China – Research – Vital Surveillances: Epidemiological Analysis of Foodborne Botulism Outbreaks — China, 2004–2020

China CDC

kswfoodworld

Abstract

IntroductionFoodborne botulism is a rare, potentially fatal illness resulting from the ingestion of foods contaminated with preformed botulinum neurotoxin types A, B, E, or F, produced by Clostridium botulinum. The descriptive epidemiology of foodborne botulism outbreaks in China during 2004−2020 was performed to inform public health response strategies.

Results

During 2004−2020, a total of 80 foodborne botulism outbreaks occurred in China, involving 386 illnesses and 55 deaths; most outbreaks were reported between June and August, with a sharp peak in January; 22 out of 31 PLADs reported foodborne botulism outbreaks, Xinjiang reported the largest number of outbreaks (20), followed by Qinghai (13); the most commonly implicated food was home-prepared traditional processed stinky tofu and dried beef, accounting for 51.25% events. Improper processing and improper storage in contributing factors accounted for 77.50% outbreaks. Initial misdiagnosis occurred in 27.50% of cases.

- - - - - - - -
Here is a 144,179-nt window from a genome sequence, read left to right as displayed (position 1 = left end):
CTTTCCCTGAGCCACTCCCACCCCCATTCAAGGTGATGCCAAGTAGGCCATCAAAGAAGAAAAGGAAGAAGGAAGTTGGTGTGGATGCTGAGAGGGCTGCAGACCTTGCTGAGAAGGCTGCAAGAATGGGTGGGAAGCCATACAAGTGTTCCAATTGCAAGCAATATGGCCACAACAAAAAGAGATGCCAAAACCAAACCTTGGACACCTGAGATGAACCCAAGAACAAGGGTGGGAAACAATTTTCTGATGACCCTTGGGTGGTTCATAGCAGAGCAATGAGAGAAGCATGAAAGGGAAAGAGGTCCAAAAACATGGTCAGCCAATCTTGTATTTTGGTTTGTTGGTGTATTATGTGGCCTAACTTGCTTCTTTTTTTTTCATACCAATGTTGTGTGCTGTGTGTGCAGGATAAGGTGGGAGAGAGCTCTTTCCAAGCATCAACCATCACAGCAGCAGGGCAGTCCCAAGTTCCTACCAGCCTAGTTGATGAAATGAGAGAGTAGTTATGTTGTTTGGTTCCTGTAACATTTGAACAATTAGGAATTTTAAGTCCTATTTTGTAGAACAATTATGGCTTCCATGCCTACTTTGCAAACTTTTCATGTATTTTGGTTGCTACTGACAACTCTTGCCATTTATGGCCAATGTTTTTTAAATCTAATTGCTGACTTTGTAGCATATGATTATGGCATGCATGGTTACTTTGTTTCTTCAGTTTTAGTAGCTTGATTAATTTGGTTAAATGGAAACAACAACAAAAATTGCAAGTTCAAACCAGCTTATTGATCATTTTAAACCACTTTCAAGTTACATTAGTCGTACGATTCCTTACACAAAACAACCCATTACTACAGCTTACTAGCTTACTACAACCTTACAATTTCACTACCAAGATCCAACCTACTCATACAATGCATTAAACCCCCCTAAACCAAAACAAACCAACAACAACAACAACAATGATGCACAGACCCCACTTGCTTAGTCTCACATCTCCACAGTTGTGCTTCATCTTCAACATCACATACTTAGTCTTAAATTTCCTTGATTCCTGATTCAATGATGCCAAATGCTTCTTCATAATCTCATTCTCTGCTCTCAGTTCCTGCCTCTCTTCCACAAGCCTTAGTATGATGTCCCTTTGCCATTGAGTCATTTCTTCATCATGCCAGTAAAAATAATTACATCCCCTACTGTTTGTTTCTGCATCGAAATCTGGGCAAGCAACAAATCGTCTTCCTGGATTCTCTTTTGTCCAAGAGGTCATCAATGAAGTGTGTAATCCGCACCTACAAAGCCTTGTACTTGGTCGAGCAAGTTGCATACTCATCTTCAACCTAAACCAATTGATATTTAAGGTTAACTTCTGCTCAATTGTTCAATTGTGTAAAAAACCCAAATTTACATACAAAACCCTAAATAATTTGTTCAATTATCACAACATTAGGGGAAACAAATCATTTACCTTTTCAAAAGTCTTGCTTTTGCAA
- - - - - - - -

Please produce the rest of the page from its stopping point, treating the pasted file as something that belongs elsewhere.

Conclusions

Outbreaks of foodborne botulism had a high case-fatality rate. Targeted food safety and popularization education to farmers and herdsmen in Xinjiang and Qinghai related to botulism prevention should be carried out, and timely outbreak investigation and hospital surge capacity should be improved.

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